Release Date: September 18, 1995
The Wisdom Fund, P. O. Box 2723, Arlington, VA 22202
Website: -- Press Contact: Enver Masud

Charges Against German Peace Prize Winner Baseless

The award of Germany's most prestigious cultural prize, The Peace Prize of the German Book Trade, to Annemarie Schimmel, 73, a Harvard professor for over 20 years, has awakened a storm of protests from about 220 writers, 100 publishing houses, and several members of parliament who accuse Prof. Schimmel of being too sympathetic to Islamic fundamentalism.

Prof. Schimmel, one of the world's leading experts on Islamic mysticism, will next month be presented The Peace Prize of the German Book Trade. She will join a line of luminaries which include Albert Schweitzer, Vaclav Havel, Martin Buber, and George Kennan.

The protestors, including novelist Gunter Grass and philosopher Jurgen Habermas say, "This German Orientalist is a welcome guest in totalitarian Islamic states like Iran, but in her entire work there is not a single reference to human rights violations in these countries."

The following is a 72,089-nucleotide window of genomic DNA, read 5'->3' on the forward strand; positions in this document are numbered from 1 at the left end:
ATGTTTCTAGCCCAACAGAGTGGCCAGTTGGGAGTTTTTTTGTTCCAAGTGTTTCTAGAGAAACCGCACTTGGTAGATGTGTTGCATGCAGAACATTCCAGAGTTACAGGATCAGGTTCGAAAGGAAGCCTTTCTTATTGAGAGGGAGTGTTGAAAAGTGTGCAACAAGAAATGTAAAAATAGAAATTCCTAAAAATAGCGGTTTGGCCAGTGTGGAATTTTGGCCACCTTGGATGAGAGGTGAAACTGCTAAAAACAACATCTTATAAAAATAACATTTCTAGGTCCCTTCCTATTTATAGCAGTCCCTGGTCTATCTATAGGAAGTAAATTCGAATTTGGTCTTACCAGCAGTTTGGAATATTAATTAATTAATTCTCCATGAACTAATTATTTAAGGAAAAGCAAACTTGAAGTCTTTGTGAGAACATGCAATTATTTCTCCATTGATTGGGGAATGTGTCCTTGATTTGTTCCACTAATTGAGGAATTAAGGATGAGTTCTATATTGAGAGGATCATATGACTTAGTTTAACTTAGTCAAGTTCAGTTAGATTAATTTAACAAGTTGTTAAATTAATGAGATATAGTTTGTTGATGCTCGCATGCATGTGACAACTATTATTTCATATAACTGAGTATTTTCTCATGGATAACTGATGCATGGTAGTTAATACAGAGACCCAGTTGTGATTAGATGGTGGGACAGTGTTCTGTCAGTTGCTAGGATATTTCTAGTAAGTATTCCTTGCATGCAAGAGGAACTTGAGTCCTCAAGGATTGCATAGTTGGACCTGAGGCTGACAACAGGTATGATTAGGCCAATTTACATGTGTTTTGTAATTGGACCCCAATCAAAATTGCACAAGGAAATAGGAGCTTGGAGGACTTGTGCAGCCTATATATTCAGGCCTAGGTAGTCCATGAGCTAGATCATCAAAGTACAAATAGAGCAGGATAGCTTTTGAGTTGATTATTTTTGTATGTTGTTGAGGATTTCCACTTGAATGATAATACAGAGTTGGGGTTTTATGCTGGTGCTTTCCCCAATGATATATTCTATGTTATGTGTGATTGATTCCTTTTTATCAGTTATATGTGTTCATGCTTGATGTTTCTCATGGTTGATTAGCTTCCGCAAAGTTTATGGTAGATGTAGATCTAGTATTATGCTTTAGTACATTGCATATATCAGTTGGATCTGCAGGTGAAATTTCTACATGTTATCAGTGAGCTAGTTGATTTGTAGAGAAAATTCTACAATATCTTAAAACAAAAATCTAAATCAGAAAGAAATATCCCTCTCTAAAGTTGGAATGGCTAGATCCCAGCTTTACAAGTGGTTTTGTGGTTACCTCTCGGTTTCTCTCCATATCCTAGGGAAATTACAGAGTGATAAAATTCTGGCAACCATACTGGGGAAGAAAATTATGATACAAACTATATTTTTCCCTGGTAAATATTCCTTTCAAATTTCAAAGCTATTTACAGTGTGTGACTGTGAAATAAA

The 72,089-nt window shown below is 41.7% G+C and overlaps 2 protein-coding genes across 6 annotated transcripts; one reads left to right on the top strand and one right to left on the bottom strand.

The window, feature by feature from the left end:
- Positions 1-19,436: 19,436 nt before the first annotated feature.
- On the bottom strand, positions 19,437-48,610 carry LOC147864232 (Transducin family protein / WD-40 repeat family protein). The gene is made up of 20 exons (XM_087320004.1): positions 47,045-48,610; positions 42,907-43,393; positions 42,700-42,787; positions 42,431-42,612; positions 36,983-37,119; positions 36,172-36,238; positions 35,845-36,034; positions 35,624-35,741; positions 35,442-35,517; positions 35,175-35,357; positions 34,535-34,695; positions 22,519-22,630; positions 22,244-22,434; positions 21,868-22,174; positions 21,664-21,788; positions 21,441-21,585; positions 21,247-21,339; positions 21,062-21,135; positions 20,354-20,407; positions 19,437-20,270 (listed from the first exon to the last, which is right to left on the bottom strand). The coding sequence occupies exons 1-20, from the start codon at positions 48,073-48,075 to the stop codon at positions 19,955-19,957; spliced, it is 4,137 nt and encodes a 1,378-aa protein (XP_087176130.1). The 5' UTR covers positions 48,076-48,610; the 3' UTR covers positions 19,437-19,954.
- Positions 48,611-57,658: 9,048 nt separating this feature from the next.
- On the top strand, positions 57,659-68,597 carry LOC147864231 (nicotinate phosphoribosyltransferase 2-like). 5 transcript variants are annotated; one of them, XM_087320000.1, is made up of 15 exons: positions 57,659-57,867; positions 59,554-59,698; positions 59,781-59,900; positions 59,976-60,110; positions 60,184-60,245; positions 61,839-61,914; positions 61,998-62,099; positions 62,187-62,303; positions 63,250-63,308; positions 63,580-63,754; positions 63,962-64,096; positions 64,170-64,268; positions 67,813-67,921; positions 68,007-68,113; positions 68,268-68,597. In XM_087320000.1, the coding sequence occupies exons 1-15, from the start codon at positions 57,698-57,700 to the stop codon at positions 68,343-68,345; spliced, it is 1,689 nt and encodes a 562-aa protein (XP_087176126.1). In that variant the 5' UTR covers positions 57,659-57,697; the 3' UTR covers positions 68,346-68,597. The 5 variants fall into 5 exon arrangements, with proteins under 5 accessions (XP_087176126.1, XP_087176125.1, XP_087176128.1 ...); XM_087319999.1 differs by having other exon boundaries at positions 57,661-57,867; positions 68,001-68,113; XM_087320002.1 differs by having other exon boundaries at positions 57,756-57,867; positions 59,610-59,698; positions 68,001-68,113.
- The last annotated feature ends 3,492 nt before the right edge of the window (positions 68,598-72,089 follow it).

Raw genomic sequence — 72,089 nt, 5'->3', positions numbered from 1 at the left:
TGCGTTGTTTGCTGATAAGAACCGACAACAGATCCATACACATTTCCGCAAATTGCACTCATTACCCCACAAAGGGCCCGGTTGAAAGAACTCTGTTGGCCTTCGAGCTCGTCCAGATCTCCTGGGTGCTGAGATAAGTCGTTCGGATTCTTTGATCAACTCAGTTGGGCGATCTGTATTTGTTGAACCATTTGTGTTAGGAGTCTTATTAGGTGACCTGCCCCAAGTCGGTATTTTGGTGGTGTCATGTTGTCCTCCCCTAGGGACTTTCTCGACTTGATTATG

Dr. Ayub Ommaya, a Fellow of The Wisdom Fund, and very familiar with Prof. Schimmel's works says, "The charges against her are baseless and irrelevant. Prof. Schimmel is a spiritual person who writes about Islam, and the culture of Muslims. Like Mother Theresa, Prof. Schimmel is apolitical, and oblivious of the politics of countries she visits." Prof. Schimmel, now retired from Harvard, is living among a Sufi community in the Sind province of Pakistan.

Former peace prize winner George Kennan, however, turned out to be a closet hawk. Policy Planning Study 23, written by Mr. Kennan for the U.S. State Department in 1948 says in part: "... we have about 50% of the world's wealth, but only 6.3% of its population ... Our real task in the coming period is to devise a pattern of relationships which will permit us to maintain this position of disparity ... To do so, we will have to dispense with all sentimentality ... We should cease to talk about vague and ... unreal objectives such as human rights, the raising of living standards, and democratization." This was, of course, a top secret document at the time Kennan was awarded The Peace Prize of the German Book Trade.

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